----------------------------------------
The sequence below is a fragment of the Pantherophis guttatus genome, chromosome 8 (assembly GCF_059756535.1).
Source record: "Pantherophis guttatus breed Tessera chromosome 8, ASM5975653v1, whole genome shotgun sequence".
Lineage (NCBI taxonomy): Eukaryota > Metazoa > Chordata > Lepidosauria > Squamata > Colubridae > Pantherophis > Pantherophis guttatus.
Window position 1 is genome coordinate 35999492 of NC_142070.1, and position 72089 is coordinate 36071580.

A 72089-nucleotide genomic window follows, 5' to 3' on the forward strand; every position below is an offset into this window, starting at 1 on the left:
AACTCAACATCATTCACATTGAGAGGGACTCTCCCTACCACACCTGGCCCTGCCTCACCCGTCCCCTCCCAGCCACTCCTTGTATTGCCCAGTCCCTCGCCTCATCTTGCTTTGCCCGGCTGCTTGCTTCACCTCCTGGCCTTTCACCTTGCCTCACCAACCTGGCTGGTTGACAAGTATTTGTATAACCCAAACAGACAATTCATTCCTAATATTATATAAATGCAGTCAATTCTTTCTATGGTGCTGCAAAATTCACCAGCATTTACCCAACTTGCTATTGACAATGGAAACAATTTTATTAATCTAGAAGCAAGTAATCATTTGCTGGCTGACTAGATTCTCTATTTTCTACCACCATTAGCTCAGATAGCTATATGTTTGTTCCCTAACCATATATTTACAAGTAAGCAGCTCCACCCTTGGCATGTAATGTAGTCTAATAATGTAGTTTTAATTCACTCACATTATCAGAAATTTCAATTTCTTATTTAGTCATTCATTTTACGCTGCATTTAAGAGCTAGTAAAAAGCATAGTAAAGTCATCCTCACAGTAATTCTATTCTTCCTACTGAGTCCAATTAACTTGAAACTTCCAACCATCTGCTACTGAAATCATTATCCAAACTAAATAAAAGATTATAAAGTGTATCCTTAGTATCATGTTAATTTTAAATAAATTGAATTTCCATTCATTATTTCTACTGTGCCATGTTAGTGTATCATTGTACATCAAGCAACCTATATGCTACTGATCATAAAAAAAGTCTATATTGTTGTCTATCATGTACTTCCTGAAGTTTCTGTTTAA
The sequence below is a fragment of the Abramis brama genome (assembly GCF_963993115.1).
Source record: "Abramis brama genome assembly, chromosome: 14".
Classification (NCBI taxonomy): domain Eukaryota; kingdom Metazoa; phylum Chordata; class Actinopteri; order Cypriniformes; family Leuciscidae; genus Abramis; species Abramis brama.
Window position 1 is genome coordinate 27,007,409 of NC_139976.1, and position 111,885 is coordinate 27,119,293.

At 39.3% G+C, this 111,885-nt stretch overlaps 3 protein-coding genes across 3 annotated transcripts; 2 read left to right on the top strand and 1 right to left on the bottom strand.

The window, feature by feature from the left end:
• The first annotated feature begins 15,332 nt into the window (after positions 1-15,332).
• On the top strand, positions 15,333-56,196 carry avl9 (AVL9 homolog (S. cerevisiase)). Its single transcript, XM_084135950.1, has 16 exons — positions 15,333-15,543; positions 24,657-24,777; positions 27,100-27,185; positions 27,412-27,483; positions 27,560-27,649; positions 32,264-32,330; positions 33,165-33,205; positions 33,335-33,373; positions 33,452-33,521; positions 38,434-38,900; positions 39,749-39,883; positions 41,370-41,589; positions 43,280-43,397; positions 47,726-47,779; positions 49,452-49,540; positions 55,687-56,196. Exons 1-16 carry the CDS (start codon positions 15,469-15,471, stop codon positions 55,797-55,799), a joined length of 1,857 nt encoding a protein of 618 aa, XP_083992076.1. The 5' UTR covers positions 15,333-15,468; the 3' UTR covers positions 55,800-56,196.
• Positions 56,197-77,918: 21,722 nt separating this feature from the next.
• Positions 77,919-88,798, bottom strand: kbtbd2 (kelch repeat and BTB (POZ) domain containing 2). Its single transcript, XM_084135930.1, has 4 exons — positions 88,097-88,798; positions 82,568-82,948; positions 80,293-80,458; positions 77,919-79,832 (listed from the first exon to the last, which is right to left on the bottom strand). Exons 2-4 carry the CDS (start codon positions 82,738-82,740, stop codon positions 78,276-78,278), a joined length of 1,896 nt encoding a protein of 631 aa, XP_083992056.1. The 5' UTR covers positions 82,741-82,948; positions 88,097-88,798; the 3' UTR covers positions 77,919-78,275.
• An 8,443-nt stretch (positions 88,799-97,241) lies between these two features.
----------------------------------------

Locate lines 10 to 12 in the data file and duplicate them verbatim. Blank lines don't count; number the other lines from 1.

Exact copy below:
Window position 1 is genome coordinate 27,007,409 of NC_139976.1, and position 111,885 is coordinate 27,119,293.

At 39.3% G+C, this 111,885-nt stretch overlaps 3 protein-coding genes across 3 annotated transcripts; 2 read left to right on the top strand and 1 right to left on the bottom strand.

The window, feature by feature from the left end: